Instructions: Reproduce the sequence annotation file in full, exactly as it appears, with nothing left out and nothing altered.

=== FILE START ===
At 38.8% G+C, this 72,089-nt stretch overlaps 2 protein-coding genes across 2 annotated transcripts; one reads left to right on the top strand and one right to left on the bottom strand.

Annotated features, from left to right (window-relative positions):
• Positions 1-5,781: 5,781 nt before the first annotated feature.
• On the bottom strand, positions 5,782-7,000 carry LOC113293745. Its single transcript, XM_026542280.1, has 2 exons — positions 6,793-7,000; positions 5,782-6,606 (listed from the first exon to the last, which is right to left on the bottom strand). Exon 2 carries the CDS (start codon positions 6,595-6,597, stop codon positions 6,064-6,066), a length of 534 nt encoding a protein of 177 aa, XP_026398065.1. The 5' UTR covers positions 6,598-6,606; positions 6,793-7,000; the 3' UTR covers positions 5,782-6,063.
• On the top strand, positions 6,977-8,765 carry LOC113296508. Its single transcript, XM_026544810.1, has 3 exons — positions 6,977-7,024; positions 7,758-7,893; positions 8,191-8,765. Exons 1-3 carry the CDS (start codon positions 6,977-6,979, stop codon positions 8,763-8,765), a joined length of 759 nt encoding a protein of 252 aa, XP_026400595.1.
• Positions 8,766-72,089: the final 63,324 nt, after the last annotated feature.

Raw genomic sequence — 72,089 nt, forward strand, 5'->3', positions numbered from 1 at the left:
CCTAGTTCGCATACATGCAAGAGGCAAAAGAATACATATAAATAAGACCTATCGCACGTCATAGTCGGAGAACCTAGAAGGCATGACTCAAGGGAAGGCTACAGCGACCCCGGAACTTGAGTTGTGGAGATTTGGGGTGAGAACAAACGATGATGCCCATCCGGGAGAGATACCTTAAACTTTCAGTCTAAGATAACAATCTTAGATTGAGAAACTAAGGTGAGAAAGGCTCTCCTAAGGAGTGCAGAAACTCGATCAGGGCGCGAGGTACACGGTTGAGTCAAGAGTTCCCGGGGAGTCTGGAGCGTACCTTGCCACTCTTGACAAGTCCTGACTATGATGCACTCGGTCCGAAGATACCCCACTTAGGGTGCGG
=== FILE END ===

At 38.8% G+C, this 72,089-nt stretch overlaps 2 protein-coding genes across 2 annotated transcripts; one reads left to right on the top strand and one right to left on the bottom strand.

Annotated features, from left to right (window-relative positions):
• Positions 1-5,781: 5,781 nt before the first annotated feature.
• On the bottom strand, positions 5,782-7,000 carry LOC113293745. Its single transcript, XM_026542280.1, has 2 exons — positions 6,793-7,000; positions 5,782-6,606 (listed from the first exon to the last, which is right to left on the bottom strand). Exon 2 carries the CDS (start codon positions 6,595-6,597, stop codon positions 6,064-6,066), a length of 534 nt encoding a protein of 177 aa, XP_026398065.1. The 5' UTR covers positions 6,598-6,606; positions 6,793-7,000; the 3' UTR covers positions 5,782-6,063.
• On the top strand, positions 6,977-8,765 carry LOC113296508. Its single transcript, XM_026544810.1, has 3 exons — positions 6,977-7,024; positions 7,758-7,893; positions 8,191-8,765. Exons 1-3 carry the CDS (start codon positions 6,977-6,979, stop codon positions 8,763-8,765), a joined length of 759 nt encoding a protein of 252 aa, XP_026400595.1.
• Positions 8,766-72,089: the final 63,324 nt, after the last annotated feature.

Raw genomic sequence — 72,089 nt, forward strand, 5'->3', positions numbered from 1 at the left:
CCTAGTTCGCATACATGCAAGAGGCAAAAGAATACATATAAATAAGACCTATCGCACGTCATAGTCGGAGAACCTAGAAGGCATGACTCAAGGGAAGGCTACAGCGACCCCGGAACTTGAGTTGTGGAGATTTGGGGTGAGAACAAACGATGATGCCCATCCGGGAGAGATACCTTAAACTTTCAGTCTAAGATAACAATCTTAGATTGAGAAACTAAGGTGAGAAAGGCTCTCCTAAGGAGTGCAGAAACTCGATCAGGGCGCGAGGTACACGGTTGAGTCAAGAGTTCCCGGGGAGTCTGGAGCGTACCTTGCCACTCTTGACAAGTCCTGACTATGATGCACTCGGTCCGAAGATACCCCACTTAGGGTGCGG